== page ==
Student journalists cover US ‘news deserts’ – Times Higher Education

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Eli Hoff has wanted to be a journalist since he was nine years old. It wouldn’t take him long.
By 15, Mr Hoff was covering professional soccer for a regional spin-off of a national digital media company. This summer, he reported on the US Congress as part of the largest newsroom in the state of Missouri.
Mr Hoff is 21 now and still an undergraduate at the University of Missouri, where journalism students under the supervision of faculty send daily coverage from that busy newsroom to media outlets across the state.
It is one of a fast-growing number of such efforts by US university journalism programmes to fill the void created by the closing and dramatic downsizing of newspapers that once were mainstays of their communities and watchdogs over government and business.
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“We see journalism as something we have to fight for,” Mr Hoff said. “And we’re a generation willing to fight for these things.”
The US has lost one-quarter of its newspapers since 2004 from a combination of declining circulation and advertising and large-scale acquisitions by national chains and investment funds that have shut many of them and shrunk the staffs at others.
Annual advertising and circulation revenue has plummeted from a peak of nearly $50 billion (£45 billion) in 2006 to less than $10 billion, according to the Pew Research Center; since then, 44,000 journalism jobs, or 60 per cent of the total, have been lost. Many part of the country are now “news deserts” – more than 200 of the nation’s 3,143 counties no longer have a local newspaper and 2,000 have no daily newspaper.
“Local news is disappearing. It’s been absolutely decimated,” said Richard Watts, founder of the Center for Community News at the University of Vermont. “And that leads to increasing polarisation and distrust in institutions.”
At the same time, Dr Watts said, “You have college students who are really interested in having applied learning experiences, and doing things beyond the classroom.”
The convergence of these things, according to a report by the non-profit centre, has resulted in student journalists at 81 universities in the US and one in Canada covering local, regional and national news for readers who collectively now number in the millions.
“And there’s a lot of room to grow,” Dr Watts said. “There are thousands of colleges, millions of students, and a lot of opportunity to do more here.”
Already, students at the University of Illinois at Urbana-Champaign have produced more than 350 stories for that state’s public radio network. The journalism department at Miami University in Ohio started its own local publication in an area generally not covered by any other media outlets and staffed it with students. The University of Georgia has taken over a local newspaper that otherwise would have closed, which its journalism students now run.
“Universities have stepped in to recognise these news deserts and figure out a way to fill them,” said Elizabeth Connor Stephens, executive editor of the Columbia Missourian, a local newspaper produced by Missouri students, who also help to operate a public radio station, a network television affiliate and a city magazine.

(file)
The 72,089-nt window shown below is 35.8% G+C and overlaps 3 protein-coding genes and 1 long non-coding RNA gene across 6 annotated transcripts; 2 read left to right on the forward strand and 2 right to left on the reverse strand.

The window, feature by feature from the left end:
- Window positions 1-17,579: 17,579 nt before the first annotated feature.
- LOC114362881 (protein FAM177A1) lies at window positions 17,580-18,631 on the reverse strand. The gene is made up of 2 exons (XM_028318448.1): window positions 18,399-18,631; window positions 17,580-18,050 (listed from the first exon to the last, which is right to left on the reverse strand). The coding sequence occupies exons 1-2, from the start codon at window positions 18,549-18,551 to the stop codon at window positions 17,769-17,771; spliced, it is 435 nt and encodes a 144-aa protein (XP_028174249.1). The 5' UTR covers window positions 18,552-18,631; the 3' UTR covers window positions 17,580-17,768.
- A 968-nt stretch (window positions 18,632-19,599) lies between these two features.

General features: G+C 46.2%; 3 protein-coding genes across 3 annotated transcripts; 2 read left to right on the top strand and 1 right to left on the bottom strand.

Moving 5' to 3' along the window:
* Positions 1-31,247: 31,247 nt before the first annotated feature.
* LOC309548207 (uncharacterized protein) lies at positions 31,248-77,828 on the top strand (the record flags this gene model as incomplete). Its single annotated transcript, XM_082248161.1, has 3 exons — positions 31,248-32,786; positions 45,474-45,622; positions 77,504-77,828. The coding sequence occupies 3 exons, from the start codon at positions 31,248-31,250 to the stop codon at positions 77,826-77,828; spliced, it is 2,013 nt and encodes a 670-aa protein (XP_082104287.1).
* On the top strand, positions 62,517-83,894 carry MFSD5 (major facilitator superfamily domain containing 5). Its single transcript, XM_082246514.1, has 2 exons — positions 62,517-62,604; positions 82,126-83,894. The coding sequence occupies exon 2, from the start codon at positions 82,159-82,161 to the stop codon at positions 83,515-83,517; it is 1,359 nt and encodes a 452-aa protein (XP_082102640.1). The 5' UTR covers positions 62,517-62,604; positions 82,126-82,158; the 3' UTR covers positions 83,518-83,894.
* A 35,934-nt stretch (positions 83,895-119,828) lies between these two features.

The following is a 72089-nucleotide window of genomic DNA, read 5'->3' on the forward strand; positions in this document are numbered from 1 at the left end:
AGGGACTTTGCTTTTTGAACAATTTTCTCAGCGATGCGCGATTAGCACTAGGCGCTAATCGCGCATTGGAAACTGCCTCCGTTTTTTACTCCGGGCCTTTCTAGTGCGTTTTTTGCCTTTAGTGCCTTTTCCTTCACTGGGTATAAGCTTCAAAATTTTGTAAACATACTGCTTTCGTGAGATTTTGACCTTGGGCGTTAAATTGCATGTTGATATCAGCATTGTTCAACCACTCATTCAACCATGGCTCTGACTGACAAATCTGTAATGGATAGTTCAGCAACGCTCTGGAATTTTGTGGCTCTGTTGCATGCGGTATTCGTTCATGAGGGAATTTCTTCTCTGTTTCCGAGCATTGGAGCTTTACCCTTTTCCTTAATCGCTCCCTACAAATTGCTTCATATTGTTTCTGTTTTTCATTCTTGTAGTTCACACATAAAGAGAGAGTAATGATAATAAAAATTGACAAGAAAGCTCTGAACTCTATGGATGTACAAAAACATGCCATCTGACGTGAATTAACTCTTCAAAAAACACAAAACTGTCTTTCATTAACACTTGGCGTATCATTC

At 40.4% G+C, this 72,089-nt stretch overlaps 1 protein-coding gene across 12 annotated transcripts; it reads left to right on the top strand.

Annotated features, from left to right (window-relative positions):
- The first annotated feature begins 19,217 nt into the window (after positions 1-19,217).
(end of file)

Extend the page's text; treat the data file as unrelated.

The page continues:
The journalism school also runs a bureau that covers the state legislature.
“The point of that is there’s an independent observer who is watching, reporting and recording what’s happening so the public has an unbiased way of learning what its government is doing,” said Mark Horvit, the faculty group chair of Missouri’s news outlets.
Without students doing this work, “we would just continue to see this cycle of misinformation”, said Geraldine Torellas, a graduate student at the Cronkite School of Journalism at Arizona State University. Students there help to produce a nightly statewide newscast and provide news to local media outlets, including reports from the Cronkite’s bureaus in Los Angeles and Washington DC.
While some of these programmes have existed for a long time – the Missourian is 114 years old – observers say the aggressive way the media pushed back on misinformation during the Trump administration has inspired students.
“It’s drawing students to say, ‘I want to be part of that,’” Ms Stephens said.
Journalism schools have also benefited from the downsizing at media organisations by snapping up editors who have left their jobs and enlisting them to run real-world newsrooms.
“You see more and more retired editors going to the journalism schools and bringing industry knowledge to the students,” said Heather Dunn, managing editor and executive producer at the Cronkite School.
“Students see now more than ever the need for accurate information. They’re passionate about representing those who aren’t normally represented on air or online. That’s especially important to this younger generation,” Professor Dunn said as she and her students prepared to cover a debate in one of the nation’s most contentious elections for US Senate.
It’s also an effective sort of apprenticeship, said Mr Hoff, at Missouri.
“You can learn some parts of journalism in the classroom,” he said. “But all of that fades away when you get out in the field and you have a notebook in the face of a US senator.”
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